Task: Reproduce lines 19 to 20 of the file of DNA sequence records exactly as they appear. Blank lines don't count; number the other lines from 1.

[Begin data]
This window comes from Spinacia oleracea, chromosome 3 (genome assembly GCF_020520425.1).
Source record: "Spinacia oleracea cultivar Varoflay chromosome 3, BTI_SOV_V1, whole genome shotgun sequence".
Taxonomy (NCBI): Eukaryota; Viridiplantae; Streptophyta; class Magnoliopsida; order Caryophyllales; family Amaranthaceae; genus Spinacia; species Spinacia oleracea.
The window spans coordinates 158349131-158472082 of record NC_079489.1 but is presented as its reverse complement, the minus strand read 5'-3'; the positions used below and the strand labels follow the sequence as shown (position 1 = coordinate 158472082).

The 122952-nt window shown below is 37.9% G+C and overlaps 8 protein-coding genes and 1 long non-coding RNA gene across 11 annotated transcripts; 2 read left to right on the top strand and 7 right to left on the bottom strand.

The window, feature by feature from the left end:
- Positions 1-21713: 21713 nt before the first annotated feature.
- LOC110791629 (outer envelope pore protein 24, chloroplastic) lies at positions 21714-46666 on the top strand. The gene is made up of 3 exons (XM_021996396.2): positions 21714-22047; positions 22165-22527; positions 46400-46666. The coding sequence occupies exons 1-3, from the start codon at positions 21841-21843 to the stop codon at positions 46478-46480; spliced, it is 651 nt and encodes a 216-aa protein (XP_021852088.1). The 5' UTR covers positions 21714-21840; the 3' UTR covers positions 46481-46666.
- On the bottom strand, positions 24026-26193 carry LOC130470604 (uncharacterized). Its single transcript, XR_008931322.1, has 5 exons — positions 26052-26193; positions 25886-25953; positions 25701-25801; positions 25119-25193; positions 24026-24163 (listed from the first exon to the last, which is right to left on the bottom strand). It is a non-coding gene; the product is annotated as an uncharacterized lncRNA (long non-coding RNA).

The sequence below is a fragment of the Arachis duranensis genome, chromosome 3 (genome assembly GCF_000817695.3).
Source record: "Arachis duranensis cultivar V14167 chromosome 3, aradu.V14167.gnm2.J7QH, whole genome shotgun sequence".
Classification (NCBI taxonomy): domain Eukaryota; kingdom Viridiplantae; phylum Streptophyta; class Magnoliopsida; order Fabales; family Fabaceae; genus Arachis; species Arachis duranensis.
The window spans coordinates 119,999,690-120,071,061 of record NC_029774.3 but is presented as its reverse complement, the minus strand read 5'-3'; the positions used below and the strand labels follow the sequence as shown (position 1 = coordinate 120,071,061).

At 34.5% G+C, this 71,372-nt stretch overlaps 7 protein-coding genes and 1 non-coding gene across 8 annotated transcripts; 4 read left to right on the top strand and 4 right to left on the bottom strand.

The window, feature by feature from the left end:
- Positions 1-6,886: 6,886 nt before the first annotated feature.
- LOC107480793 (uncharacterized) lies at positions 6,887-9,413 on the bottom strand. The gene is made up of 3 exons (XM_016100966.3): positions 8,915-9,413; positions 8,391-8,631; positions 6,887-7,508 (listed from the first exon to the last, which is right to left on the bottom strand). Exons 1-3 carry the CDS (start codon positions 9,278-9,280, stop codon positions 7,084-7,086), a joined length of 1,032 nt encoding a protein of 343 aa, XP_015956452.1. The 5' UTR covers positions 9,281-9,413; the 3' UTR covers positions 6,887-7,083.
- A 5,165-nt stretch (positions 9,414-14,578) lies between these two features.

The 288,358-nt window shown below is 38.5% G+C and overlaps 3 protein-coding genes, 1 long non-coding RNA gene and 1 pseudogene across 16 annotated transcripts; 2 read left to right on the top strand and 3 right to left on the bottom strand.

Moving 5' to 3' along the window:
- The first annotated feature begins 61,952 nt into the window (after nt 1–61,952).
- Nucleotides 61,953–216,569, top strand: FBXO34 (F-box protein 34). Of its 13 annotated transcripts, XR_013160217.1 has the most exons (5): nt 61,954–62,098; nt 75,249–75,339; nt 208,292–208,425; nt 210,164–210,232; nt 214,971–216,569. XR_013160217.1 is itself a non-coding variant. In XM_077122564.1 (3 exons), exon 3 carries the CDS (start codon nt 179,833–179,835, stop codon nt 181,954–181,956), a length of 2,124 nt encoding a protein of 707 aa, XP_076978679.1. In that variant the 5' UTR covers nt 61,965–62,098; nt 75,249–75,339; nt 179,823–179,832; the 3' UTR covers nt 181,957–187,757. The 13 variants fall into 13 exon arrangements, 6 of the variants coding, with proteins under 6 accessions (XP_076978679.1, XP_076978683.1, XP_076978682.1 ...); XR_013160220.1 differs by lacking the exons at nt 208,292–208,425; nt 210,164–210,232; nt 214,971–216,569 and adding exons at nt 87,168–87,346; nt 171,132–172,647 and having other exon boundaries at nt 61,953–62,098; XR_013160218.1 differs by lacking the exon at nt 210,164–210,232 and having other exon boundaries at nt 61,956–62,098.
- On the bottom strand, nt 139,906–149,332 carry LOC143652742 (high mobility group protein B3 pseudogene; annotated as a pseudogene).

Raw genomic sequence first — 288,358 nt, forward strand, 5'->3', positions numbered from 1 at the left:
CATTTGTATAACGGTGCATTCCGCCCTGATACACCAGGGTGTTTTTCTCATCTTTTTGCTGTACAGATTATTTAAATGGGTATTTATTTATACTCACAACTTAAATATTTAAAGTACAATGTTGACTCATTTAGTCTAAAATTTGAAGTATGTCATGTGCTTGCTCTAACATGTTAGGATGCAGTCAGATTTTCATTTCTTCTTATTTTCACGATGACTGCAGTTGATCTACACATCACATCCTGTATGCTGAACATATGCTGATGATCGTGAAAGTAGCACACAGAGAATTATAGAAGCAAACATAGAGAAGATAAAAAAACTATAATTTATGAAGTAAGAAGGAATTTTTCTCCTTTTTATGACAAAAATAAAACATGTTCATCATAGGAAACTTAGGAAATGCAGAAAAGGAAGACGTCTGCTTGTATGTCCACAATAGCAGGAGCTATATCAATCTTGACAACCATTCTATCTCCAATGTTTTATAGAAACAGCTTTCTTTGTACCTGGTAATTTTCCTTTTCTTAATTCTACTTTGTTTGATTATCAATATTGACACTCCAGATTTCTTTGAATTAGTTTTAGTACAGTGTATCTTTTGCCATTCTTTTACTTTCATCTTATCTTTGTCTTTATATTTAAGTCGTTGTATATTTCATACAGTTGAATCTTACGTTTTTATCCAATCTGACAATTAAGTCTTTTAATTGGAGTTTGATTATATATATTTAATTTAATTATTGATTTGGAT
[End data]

The 288,358-nt window shown below is 38.5% G+C and overlaps 3 protein-coding genes, 1 long non-coding RNA gene and 1 pseudogene across 16 annotated transcripts; 2 read left to right on the top strand and 3 right to left on the bottom strand.

Moving 5' to 3' along the window: